Mechanical loading through youth exercise is highly modifiable and represents a strategy to maximize peak adult bone mass, with the potential for broad implementation across the population to lower fracture risk. For girls, circum-menarcheal growth is critical, with around 50% of adult bone acquired over a 4-year period. Here, we prospectively foll...
Article
Equipping engineering students for career success requires more than technical proficiency; mindset and contextual interpretation also matter. Entrepreneurial mindset learning (EML) is one framework that faculty can use to systematically enrich course projects to encourage development of these important career skills. We present the thought process...
Article
Spinal cord injury (SCI) is associated with marked bone loss and an increased risk of fracture. We randomized 61 individuals with chronic SCI and low bone mass to receive either: teriparatide 20 µg/day plus sham vibration 10 min/day (n = 20), placebo plus vibration 10 min/day (n = 20), or teriparatide 20 µg/day plus vibration 10 min/day (n = 21). P...
Article
Full-text available
In 2011 over 1.7 million people were hospitalized because of a fragility fracture, and direct costs associated with osteoporosis treatment exceeded 70 billion dollars in the United States. Failure to reach and maintain optimal peak bone mass during adulthood is a critical factor in determining fragility fracture risk later in life. Physical activit...
Article
Full-text available
While weight-bearing and resistive exercise modestly increases aBMD, the precise relationship between physical activity and bone microstructure, and strain in humans is not known. Previously, we established a voluntary upper-extremity loading model that assigns a person's target force based on their subject-specific, continuum FE-estimated radius b...
Article
Full-text available
Although all functional movement arises from the interplay between the neurological, skeletal, and muscular systems, it is the skeletal system that forms the basic framework for functional movement. Central to understanding human neuromuscular development, along with the genesis of musculoskeletal pathologies, is quantifying how the human skeletal...
Article
Quantitative CT (QCT) analysis involves the calculation of specific parameters such as bone volume and density from CT image data, and can be a powerful tool for understanding bone quality and quantity. However, without careful attention to detail during all steps of the acquisition and analysis process, data can be of poor- to unusable-quality. Go...
Article
Full-text available
[This corrects the article DOI: 10.1371/journal.pone.0188200.].
Article
Full-text available
Trabecular bone of the human calcaneus is subjected to extreme repetitive forces during endurance running and should adapt in response to this strain. To assess possible bone functional adaptation in the posterior region of the calcaneus, we recruited forefoot-striking runners (n = 6), rearfoot-striking runners (n = 6), and non-runners (n = 6), all...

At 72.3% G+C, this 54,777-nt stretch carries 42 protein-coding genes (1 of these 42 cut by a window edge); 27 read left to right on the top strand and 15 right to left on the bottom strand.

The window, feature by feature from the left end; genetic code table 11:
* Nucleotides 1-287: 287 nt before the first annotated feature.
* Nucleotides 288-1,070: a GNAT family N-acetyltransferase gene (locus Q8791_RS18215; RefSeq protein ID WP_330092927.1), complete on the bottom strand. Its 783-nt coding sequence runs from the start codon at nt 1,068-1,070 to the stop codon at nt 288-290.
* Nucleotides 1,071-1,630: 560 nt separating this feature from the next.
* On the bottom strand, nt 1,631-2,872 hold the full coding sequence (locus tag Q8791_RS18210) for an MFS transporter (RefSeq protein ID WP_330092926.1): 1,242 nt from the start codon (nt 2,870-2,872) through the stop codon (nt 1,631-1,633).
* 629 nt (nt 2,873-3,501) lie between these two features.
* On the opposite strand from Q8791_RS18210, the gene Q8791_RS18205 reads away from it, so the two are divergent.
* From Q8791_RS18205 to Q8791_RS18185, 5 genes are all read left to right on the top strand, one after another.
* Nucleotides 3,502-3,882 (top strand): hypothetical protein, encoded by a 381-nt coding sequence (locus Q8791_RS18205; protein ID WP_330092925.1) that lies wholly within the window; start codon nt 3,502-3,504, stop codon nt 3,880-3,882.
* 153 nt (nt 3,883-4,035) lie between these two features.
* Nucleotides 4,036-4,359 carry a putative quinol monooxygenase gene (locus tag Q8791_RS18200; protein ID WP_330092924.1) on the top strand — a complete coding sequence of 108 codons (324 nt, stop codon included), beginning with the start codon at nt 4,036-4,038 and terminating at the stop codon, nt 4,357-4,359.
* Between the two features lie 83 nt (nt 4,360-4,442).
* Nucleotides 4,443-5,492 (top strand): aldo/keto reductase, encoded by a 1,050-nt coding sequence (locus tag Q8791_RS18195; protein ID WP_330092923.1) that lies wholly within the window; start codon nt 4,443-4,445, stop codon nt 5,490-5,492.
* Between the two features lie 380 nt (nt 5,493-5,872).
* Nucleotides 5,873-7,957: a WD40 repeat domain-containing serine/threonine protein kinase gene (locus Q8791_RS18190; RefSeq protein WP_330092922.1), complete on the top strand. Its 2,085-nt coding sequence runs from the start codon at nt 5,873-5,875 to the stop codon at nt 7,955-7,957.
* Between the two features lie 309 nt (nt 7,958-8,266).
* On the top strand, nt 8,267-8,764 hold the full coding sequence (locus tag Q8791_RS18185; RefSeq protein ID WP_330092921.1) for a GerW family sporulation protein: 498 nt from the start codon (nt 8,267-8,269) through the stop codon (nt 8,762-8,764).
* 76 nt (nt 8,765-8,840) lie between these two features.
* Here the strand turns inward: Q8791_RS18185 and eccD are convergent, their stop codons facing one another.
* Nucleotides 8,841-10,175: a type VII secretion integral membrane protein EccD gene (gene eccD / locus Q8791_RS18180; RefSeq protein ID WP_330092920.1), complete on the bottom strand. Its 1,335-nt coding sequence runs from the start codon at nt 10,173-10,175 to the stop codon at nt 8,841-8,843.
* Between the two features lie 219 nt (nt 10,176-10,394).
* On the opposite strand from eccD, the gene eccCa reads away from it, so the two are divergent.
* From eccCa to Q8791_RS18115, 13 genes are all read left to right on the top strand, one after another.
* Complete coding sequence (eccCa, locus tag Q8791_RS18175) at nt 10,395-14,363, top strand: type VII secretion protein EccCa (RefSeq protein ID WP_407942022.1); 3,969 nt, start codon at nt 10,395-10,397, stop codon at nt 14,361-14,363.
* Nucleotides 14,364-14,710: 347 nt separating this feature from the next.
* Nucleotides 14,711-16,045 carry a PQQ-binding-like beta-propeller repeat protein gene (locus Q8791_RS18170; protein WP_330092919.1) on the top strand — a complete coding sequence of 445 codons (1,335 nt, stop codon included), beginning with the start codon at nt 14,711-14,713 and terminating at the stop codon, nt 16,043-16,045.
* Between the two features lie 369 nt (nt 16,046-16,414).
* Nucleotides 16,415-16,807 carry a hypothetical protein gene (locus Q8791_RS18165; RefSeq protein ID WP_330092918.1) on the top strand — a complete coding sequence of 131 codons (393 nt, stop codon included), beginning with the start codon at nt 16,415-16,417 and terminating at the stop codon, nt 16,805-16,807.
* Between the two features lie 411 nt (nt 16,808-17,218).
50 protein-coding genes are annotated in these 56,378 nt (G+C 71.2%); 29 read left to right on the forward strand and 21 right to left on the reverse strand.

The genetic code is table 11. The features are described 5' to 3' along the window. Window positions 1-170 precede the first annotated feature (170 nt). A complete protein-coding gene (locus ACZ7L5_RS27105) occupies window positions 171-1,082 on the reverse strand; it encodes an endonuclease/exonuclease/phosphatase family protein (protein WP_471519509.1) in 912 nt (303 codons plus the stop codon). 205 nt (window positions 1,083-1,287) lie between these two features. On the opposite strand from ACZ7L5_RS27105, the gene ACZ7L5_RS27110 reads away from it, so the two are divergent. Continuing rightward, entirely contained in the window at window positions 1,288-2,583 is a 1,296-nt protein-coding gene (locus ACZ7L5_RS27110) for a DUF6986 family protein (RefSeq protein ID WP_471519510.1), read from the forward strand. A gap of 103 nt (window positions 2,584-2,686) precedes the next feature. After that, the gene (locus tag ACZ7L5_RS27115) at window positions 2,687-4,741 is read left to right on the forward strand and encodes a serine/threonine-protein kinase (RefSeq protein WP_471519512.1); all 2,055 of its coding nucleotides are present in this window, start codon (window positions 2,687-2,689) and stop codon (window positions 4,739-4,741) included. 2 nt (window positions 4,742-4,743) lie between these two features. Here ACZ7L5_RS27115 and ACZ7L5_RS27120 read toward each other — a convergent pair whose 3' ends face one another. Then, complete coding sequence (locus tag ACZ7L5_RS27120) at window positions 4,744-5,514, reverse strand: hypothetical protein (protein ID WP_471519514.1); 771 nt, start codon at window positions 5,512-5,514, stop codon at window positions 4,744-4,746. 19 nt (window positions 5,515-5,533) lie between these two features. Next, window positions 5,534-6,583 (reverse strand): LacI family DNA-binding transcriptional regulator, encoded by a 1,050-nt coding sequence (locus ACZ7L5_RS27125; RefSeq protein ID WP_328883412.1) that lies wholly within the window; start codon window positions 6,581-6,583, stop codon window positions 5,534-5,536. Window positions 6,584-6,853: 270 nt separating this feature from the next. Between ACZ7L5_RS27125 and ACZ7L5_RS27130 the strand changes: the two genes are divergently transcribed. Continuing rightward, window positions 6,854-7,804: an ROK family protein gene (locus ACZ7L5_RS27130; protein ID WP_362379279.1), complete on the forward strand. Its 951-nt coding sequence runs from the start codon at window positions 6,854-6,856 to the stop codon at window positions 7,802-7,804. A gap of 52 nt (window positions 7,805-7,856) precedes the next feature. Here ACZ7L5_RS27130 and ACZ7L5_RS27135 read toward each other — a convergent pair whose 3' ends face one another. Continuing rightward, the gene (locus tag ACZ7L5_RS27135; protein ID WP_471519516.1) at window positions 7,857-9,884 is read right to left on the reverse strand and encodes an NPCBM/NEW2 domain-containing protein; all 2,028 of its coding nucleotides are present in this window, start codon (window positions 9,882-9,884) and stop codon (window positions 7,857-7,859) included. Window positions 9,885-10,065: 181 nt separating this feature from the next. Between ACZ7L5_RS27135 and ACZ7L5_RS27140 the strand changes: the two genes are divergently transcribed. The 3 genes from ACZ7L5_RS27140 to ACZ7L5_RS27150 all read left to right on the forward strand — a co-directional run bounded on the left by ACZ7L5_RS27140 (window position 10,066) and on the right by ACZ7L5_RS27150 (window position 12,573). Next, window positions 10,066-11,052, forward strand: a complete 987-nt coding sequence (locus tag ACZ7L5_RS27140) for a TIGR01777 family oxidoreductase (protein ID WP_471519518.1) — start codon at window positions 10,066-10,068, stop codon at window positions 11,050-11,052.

Conference Paper
Full-text available
A high fidelity biomimetic hand actuated by 9 stepper motors packaged within forearm casing was manufactured for less than 350 USD; it has 18 mechanical degrees of freedom, is 38 cm long, weighs 2.2 kg. The hand model has 3D printed replicas of human bones and laser cut tendons and ligaments. The user intent is deduced from EEG and EMG signals, obt...
Data
The paramount challenge for hand prosthesis and braces is the achievement of human-like dexterity through the development of a highly biomimetic device that can be easily controlled and that is cost-effective and readily accessible to the general user. The prototype was manufactured for less than 350 USD and has 18 mechanical degrees of freedom,...
Article
High-resolution peripheral quantitative computed tomography (HR-pQCT) derived micro-finite element (FE) modeling is used to evaluate mechanical behavior at the distal radius microstructure. However, these analyses typically simulate non-physiologic simplified platen-compression boundary conditions on a small section of the distal radius. Cortical a...
Data
The purpose of this project, Accurate Prosthetic Hand, is to explore a method by which to improve the dexterity of artificial hands by closely mimicking the biomechanics of a human hand. The biomechanics of each human finger was analyzed to determine the kinematics and finger trajectories that the experimental hand should be able to mimic. In addit...
Article
High-resolution peripheral computed tomography is commonly used to evaluate mechanical behavior of the distal radius microstructure using micro-finite element (FE) modeling. However, only a 9mm section is considered and boundary conditions (BCs) are usually simplified (platen-compression), and may not represent physiologic loading. Regardless, thes...
Article
People with spinal cord injury (SCI) experience bone and muscle loss in their paralyzed limbs that is most rapid and severe in the first 3 years after injury. Restoration of mechanical loading through therapeutic physical activity may potentially slow or reverse post-SCI bone loss, however, therapeutic targets cannot be developed without accurate b...
Article